August Pedagogy Forum concludes! Christy Cobb, Charting the Course: Using Maps for Pedagogical Progress
Cobb: “Maps provide opportunities for active learning and also situate ancient texts in a global context. Students examine ancient maps and discover that many of these places still exist and, in fact, are very important to our political and geographic context today. Borders change, today and throughout history. Incorporating maps into the classroom encourages the students to view this for themselves and to begin to understand the myriad of ways that politics shapes geographical borders.”
Dissertation Spotlight! Alan Farnes: Scribal Habits in Selected New Testament Manuscripts, Including those with Surviving Exemplars
Farnes: “In the spirit of Royse’s method, my dissertation contributes to the conversation concerning variant length by approaching the problem from a different angle. Rather than analyzing early papyri, I chose to identify and analyze manuscripts with a known exemplar. This allows us to, as Royse says, “virtually look over the scribe’s shoulder and compare the text he is copying with his result.”
Articles and News
Jill Hicks-Keeton on how to rethink Gentile inclusion in Second Temple Israel using Joseph and Aseneth.
The Gorgias Encyclopedic Dictionary of the Syriac Heritage now online and freely available!
Review of recent archaeological discoveries along the Bulgarian Black Sea coast.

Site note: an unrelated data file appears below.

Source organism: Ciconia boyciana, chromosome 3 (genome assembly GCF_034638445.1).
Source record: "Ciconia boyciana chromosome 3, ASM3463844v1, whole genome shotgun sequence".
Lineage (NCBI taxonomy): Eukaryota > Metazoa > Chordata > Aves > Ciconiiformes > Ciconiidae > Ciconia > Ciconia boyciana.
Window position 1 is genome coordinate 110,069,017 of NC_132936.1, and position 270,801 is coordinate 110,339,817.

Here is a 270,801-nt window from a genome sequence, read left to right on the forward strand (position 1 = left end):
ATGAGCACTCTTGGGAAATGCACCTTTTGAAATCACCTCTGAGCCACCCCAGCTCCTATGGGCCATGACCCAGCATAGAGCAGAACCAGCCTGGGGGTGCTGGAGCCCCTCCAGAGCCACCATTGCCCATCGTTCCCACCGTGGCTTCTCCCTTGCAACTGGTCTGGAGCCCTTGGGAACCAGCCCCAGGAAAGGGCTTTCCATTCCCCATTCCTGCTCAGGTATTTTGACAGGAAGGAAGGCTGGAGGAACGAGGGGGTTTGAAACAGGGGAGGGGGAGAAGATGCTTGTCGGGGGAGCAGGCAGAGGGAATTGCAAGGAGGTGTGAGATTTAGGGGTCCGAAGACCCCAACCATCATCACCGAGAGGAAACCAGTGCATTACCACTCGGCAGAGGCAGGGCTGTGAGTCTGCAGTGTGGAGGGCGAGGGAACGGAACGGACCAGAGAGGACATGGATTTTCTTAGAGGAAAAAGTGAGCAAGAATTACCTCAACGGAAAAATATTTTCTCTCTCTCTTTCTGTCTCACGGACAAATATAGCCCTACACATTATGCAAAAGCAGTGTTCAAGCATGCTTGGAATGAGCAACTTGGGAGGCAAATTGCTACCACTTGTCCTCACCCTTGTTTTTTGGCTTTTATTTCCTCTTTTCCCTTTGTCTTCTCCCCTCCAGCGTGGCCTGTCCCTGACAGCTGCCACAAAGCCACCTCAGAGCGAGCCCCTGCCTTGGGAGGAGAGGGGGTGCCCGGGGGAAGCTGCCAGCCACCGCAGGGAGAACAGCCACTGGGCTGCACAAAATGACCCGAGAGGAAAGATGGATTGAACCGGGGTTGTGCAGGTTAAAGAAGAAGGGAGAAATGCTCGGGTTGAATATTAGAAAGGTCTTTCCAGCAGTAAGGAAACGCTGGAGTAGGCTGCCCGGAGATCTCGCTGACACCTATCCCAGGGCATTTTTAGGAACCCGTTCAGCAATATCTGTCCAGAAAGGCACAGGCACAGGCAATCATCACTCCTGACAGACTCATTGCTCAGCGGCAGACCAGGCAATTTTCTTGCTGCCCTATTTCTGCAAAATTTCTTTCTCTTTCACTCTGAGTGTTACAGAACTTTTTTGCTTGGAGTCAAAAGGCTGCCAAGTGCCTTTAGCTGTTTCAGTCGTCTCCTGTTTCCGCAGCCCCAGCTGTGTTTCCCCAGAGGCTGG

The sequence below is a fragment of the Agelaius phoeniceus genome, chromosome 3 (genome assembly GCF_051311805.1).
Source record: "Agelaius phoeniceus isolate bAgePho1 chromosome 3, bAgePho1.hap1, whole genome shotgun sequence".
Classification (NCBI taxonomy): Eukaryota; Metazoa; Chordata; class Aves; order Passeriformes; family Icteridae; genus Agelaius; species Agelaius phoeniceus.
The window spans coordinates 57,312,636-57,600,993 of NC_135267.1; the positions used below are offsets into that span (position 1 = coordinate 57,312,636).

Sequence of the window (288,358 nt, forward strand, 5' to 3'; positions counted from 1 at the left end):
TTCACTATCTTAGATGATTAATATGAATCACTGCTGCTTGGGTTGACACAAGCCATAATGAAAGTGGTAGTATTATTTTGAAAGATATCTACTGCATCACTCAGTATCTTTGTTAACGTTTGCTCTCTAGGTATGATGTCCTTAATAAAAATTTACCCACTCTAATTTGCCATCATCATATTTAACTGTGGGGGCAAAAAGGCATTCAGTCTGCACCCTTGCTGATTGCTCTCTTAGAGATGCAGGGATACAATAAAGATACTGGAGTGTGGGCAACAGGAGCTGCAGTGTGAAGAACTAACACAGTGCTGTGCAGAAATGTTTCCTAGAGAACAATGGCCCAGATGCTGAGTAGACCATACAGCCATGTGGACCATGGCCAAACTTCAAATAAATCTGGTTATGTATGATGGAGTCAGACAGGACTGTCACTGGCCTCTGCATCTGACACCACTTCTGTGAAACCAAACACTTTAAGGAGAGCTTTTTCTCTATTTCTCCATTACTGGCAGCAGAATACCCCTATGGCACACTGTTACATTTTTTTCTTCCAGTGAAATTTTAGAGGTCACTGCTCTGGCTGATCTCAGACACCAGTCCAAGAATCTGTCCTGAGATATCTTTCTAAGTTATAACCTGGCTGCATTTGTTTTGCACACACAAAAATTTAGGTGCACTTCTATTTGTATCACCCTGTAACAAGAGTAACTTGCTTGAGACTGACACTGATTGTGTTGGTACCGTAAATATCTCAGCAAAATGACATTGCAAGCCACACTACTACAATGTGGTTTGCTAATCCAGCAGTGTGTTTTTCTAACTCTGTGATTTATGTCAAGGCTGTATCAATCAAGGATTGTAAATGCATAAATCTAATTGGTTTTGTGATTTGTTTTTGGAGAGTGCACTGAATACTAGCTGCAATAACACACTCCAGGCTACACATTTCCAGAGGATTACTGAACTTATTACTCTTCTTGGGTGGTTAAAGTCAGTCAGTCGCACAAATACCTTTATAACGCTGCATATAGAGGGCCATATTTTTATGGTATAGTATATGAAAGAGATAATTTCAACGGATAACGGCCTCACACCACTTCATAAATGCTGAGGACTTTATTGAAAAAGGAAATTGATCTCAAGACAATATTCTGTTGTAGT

New Testament Review podcast tackles E.P. Sanders’ fundamental work on Paul and Palestinian Judaism.
Candida Moss on Brent Nongbri’s latest, a book-length appeal to care about manuscripts on their own material terms.
Great piece at the SCS blog discusses how Judaism and Rome intersect in festival practice.
Review and critique of the new Hebrew University of Jerusalem temporary exhibit hosted at the Museum of the Bible.
Fascinating little piece of book history on why Leiden University’s chained library books were stored upside-down.
Useful summary post of the science and historical significance of the eruption of Thera.
The Lehrhaus gathers together into one place reflections on the significance of Yaakov Elman’s life and career.
The books by two amazing scholars I sponsored for @Macquarie_Uni Research Fellowships, Brent Nongbri and Jenny Cromwell (@Papyrus_Stories) are now both out! I take no credit at all for their work, but am happy I could help them get the time to write these field-changing books. pic.twitter.com/5pcs5QD6Vq— Malcolm Choat (@malfy_c) 30 August 2018
Here's a map of the Balkans in late Roman times, with locations connected to clerical exile marked (also from our database). Athanasius himself was at one point in Niš! pic.twitter.com/kianasgDJL— Clerical Exile (@ClericalExile) 28 August 2018
Reading too quickly + only 1 sip of coffee this AM = seeing this as "scribal hobbits of the New Testament" & being ~very~ intrigued.https://t.co/GmQ65EDdzb— ((Andrew Jacobs)) (@drewjakeprof) 27 August 2018
I'm always looking to connect with graduate students for @ancientjew but nothing is more prohibitive than grad programs who do not post 1) who their students are and 2) their students' email.— Krista N. Dalton (@KristaNDalton) 27 August 2018